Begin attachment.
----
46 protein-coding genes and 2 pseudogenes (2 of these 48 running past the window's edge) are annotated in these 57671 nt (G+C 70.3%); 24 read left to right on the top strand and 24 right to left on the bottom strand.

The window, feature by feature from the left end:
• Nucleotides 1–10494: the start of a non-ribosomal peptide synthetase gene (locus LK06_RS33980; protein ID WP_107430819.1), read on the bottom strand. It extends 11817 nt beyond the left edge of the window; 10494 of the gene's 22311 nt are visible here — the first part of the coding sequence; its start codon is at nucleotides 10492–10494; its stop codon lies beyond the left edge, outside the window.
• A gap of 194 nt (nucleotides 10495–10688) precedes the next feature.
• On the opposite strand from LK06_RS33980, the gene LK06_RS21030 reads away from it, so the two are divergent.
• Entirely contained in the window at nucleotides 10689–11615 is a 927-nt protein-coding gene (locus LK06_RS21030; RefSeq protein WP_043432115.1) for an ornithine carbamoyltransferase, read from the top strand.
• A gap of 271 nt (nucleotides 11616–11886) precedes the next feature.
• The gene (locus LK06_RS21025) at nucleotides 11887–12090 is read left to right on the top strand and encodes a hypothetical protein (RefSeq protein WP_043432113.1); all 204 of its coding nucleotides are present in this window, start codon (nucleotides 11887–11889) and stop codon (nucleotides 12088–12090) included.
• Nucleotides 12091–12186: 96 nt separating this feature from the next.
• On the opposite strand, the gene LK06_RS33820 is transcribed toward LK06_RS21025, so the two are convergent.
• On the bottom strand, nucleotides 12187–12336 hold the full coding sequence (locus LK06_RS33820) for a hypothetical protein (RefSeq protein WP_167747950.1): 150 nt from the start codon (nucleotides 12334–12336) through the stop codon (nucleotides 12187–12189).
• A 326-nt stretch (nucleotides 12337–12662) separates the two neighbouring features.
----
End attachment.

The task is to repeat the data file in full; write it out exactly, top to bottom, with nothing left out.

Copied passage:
46 protein-coding genes and 2 pseudogenes (2 of these 48 running past the window's edge) are annotated in these 57671 nt (G+C 70.3%); 24 read left to right on the top strand and 24 right to left on the bottom strand.

The window, feature by feature from the left end:
• Nucleotides 1–10494: the start of a non-ribosomal peptide synthetase gene (locus LK06_RS33980; protein ID WP_107430819.1), read on the bottom strand. It extends 11817 nt beyond the left edge of the window; 10494 of the gene's 22311 nt are visible here — the first part of the coding sequence; its start codon is at nucleotides 10492–10494; its stop codon lies beyond the left edge, outside the window.
• A gap of 194 nt (nucleotides 10495–10688) precedes the next feature.
• On the opposite strand from LK06_RS33980, the gene LK06_RS21030 reads away from it, so the two are divergent.
• Entirely contained in the window at nucleotides 10689–11615 is a 927-nt protein-coding gene (locus LK06_RS21030; RefSeq protein WP_043432115.1) for an ornithine carbamoyltransferase, read from the top strand.
• A gap of 271 nt (nucleotides 11616–11886) precedes the next feature.
• The gene (locus LK06_RS21025) at nucleotides 11887–12090 is read left to right on the top strand and encodes a hypothetical protein (RefSeq protein WP_043432113.1); all 204 of its coding nucleotides are present in this window, start codon (nucleotides 11887–11889) and stop codon (nucleotides 12088–12090) included.
• Nucleotides 12091–12186: 96 nt separating this feature from the next.
• On the opposite strand, the gene LK06_RS33820 is transcribed toward LK06_RS21025, so the two are convergent.
• On the bottom strand, nucleotides 12187–12336 hold the full coding sequence (locus LK06_RS33820) for a hypothetical protein (RefSeq protein WP_167747950.1): 150 nt from the start codon (nucleotides 12334–12336) through the stop codon (nucleotides 12187–12189).
• A 326-nt stretch (nucleotides 12337–12662) separates the two neighbouring features.